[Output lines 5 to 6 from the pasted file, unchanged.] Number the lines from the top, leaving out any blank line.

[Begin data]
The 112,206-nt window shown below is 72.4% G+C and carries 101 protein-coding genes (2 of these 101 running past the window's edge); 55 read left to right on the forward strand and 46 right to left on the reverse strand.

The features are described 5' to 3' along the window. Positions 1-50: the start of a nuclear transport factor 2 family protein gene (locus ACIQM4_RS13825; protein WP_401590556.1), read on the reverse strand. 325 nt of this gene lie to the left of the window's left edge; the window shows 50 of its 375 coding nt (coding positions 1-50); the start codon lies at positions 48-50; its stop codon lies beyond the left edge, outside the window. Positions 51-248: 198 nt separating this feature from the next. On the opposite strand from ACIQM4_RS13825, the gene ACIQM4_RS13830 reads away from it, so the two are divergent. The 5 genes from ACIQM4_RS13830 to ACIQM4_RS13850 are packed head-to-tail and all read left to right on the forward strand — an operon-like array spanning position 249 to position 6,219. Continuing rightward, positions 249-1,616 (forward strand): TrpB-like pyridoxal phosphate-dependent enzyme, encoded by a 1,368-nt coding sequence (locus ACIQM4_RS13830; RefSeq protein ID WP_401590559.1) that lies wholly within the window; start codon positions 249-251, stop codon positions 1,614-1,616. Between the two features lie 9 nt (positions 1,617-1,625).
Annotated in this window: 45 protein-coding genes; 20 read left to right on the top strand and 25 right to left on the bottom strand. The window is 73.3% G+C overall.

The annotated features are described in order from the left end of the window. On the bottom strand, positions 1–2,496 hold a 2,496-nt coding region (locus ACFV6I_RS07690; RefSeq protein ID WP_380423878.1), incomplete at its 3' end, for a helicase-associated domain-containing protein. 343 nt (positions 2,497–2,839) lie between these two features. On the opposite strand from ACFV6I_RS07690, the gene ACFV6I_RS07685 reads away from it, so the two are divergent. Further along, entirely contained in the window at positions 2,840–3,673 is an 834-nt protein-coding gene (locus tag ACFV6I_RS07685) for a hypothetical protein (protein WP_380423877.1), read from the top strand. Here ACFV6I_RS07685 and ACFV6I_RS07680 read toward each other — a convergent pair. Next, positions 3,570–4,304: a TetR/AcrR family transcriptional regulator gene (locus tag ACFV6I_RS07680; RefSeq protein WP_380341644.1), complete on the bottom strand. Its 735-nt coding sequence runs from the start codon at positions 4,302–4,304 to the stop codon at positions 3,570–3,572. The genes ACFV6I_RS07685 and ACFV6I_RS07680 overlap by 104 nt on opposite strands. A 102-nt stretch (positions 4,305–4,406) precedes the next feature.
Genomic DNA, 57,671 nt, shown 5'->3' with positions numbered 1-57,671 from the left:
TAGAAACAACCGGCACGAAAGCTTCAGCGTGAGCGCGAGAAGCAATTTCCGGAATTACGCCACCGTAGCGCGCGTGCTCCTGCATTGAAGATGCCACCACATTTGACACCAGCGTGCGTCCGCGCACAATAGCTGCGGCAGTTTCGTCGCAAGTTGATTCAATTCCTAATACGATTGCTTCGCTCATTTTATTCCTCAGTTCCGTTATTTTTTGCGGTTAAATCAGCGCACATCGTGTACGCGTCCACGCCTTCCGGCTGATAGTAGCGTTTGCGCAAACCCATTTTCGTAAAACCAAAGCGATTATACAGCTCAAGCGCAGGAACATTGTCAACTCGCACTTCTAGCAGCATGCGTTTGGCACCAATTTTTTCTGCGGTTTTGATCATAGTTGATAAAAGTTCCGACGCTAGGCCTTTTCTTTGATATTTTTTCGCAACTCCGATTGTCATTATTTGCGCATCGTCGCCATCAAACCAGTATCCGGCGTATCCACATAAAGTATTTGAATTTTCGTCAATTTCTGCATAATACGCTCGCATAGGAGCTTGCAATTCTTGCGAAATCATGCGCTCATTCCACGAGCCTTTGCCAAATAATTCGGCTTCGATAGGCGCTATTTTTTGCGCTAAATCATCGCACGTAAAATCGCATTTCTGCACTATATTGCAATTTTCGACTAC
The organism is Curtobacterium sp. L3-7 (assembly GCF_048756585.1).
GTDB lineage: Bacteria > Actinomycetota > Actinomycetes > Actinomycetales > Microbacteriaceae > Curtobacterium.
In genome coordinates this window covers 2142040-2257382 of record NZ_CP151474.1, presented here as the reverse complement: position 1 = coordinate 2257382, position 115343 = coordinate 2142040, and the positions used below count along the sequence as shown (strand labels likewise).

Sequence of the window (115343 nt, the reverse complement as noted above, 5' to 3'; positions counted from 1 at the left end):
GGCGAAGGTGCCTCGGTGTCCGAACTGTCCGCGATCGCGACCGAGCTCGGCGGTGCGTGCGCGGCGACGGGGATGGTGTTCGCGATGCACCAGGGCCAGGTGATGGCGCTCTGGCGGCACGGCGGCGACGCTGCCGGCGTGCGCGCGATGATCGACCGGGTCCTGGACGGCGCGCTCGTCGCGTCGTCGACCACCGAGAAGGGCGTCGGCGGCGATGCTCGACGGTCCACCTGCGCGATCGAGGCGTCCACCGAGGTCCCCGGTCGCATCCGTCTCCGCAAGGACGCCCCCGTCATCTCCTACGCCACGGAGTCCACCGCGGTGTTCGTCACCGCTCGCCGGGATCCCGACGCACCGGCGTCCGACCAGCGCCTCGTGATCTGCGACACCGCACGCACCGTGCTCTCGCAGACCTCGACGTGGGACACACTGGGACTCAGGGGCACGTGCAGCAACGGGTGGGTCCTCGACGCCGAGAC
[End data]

Genomic DNA, 57,671 nt, shown 5'->3' with positions numbered 1-57,671 from the left:
TAGAAACAACCGGCACGAAAGCTTCAGCGTGAGCGCGAGAAGCAATTTCCGGAATTACGCCACCGTAGCGCGCGTGCTCCTGCATTGAAGATGCCACCACATTTGACACCAGCGTGCGTCCGCGCACAATAGCTGCGGCAGTTTCGTCGCAAGTTGATTCAATTCCTAATACGATTGCTTCGCTCATTTTATTCCTCAGTTCCGTTATTTTTTGCGGTTAAATCAGCGCACATCGTGTACGCGTCCACGCCTTCCGGCTGATAGTAGCGTTTGCGCAAACCCATTTTCGTAAAACCAAAGCGATTATACAGCTCAAGCGCAGGAACATTGTCAACTCGCACTTCTAGCAGCATGCGTTTGGCACCAATTTTTTCTGCGGTTTTGATCATAGTTGATAAAAGTTCCGACGCTAGGCCTTTTCTTTGATATTTTTTCGCAACTCCGATTGTCATTATTTGCGCATCGTCGCCATCAAACCAGTATCCGGCGTATCCACATAAAGTATTTGAATTTTCGTCAATTTCTGCATAATACGCTCGCATAGGAGCTTGCAATTCTTGCGAAATCATGCGCTCATTCCACGAGCCTTTGCCAAATAATTCGGCTTCGATAGGCGCTATTTTTTGCGCTAAATCATCGCACGTAAAATCGCATTTCTGCACTATATTGCAATTTTCGACTAC